Amazon will break out financial results from its cloud computing business, Amazon Web Services, for the first time on April 25, and that’s good news for Microsoft.
Analysts at Barclays think that Wall Street has gotten too bearish on Microsoft, and isn’t paying enough attention to its cloud product, Azure.
But Amazon’s results could help analysts realise how much Microsoft is making from Azure.
“For Microsoft we believe higher-than-expected profitability in AWS would actually given Microsoft investors some indication of what margins could look like in the near to medium term, which in our view would be viewed positively by investors.”
Microsoft has never broken out detailed results from its cloud service, Azure.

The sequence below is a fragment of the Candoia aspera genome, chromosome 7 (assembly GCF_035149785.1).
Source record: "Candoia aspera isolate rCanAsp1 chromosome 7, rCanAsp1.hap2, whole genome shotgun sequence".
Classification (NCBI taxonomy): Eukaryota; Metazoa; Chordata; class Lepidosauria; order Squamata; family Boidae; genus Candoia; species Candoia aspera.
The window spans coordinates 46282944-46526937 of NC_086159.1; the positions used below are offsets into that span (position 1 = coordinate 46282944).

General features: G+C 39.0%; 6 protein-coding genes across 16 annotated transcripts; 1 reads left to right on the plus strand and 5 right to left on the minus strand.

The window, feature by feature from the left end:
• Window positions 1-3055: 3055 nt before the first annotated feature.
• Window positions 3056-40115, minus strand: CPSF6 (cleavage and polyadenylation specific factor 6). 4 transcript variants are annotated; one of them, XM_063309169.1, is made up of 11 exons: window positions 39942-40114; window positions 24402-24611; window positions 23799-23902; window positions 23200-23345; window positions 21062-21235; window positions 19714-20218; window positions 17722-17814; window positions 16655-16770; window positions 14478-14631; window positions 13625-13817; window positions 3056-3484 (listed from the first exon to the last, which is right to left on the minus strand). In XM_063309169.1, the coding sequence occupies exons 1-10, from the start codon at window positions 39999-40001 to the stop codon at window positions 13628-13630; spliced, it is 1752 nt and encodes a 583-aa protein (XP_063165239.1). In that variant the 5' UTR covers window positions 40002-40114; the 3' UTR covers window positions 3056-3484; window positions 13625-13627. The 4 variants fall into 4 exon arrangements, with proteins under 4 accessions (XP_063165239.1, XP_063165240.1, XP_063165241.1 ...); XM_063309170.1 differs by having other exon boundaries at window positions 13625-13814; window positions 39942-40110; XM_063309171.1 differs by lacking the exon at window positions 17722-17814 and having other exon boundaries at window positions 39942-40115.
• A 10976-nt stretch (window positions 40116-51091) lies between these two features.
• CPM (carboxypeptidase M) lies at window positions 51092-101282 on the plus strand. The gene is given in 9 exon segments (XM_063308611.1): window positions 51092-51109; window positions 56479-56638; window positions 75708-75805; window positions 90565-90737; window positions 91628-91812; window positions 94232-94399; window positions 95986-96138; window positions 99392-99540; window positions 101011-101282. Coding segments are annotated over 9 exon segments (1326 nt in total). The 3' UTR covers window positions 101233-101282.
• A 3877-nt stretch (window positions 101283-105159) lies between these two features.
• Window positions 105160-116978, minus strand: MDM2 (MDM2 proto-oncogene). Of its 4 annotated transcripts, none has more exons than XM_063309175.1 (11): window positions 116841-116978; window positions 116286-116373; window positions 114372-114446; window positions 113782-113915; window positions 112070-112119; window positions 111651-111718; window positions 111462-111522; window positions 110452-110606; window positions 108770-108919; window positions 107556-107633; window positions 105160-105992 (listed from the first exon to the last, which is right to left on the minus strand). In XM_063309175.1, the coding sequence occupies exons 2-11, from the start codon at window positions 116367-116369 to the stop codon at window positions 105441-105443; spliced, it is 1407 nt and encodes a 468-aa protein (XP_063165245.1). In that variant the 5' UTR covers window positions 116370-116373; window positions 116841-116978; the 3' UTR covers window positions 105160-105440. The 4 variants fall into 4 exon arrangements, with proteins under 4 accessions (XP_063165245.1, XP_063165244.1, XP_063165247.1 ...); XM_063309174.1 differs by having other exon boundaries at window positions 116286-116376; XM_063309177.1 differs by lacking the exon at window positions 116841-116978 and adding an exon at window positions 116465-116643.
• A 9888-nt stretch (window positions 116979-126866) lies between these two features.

But Microsoft Azure is focused on being a “platform as a service” (PaaS), which means that it offers more help to developers to write entire applications for its cloud. AWS is more focused on “infrastructure as a service” (IaaS), meaning it provides bare-bones basics in its cloud and leaves more work to developers to figure out what to build and how to run it.
In general, PaaS services have higher margins than IaaS services. So whatever AWS reports, Barclays presumes Microsoft’s margins will be the same or higher.
Barclays also says that the end of support for Windows Server 2003, an old product that companies ran in their own data centres, could be a catalyst for them to move to the Azure cloud — just as the end of support for Windows XP spurred a wave of business PC upgrades last year.
Whatever happens with the cloud business, Barclays acknowledges that Windows will have a hard couple of quarters, as it’s competing against that wave of upgrades from last year. For the long-term, a lot depends on whether Windows 10, which comes out this summer, is well-received among businesses, as Windows 8 was not.
Disclosure: Jeff Bezos is an investor in Business Insider through hispersonal investment company Bezos Expeditions.